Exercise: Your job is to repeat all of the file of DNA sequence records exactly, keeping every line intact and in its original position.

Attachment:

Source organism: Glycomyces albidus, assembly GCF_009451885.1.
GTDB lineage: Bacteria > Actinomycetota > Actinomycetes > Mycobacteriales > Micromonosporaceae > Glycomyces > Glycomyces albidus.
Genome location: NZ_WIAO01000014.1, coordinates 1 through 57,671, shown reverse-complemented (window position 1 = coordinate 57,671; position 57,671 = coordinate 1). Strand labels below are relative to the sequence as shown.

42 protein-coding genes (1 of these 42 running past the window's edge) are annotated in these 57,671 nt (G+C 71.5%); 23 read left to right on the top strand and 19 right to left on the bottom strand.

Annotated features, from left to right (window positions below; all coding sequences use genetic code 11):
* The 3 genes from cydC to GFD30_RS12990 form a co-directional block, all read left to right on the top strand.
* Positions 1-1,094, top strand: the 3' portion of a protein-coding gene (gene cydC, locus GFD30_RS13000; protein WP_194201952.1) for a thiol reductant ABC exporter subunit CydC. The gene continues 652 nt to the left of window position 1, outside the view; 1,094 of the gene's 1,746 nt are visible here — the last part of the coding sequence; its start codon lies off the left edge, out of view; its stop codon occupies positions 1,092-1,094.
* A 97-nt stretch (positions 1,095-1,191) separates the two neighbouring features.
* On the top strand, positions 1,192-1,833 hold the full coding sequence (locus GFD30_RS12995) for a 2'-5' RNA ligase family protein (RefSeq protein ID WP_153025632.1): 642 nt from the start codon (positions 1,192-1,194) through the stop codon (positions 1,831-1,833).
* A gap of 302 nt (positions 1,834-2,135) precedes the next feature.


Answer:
Source organism: Glycomyces albidus, assembly GCF_009451885.1.
GTDB lineage: Bacteria > Actinomycetota > Actinomycetes > Mycobacteriales > Micromonosporaceae > Glycomyces > Glycomyces albidus.
Genome location: NZ_WIAO01000014.1, coordinates 1 through 57,671, shown reverse-complemented (window position 1 = coordinate 57,671; position 57,671 = coordinate 1). Strand labels below are relative to the sequence as shown.

42 protein-coding genes (1 of these 42 running past the window's edge) are annotated in these 57,671 nt (G+C 71.5%); 23 read left to right on the top strand and 19 right to left on the bottom strand.

Annotated features, from left to right (window positions below; all coding sequences use genetic code 11):
* The 3 genes from cydC to GFD30_RS12990 form a co-directional block, all read left to right on the top strand.
* Positions 1-1,094, top strand: the 3' portion of a protein-coding gene (gene cydC, locus GFD30_RS13000; protein WP_194201952.1) for a thiol reductant ABC exporter subunit CydC. The gene continues 652 nt to the left of window position 1, outside the view; 1,094 of the gene's 1,746 nt are visible here — the last part of the coding sequence; its start codon lies off the left edge, out of view; its stop codon occupies positions 1,092-1,094.
* A 97-nt stretch (positions 1,095-1,191) separates the two neighbouring features.
* On the top strand, positions 1,192-1,833 hold the full coding sequence (locus GFD30_RS12995) for a 2'-5' RNA ligase family protein (RefSeq protein ID WP_153025632.1): 642 nt from the start codon (positions 1,192-1,194) through the stop codon (positions 1,831-1,833).
* A gap of 302 nt (positions 1,834-2,135) precedes the next feature.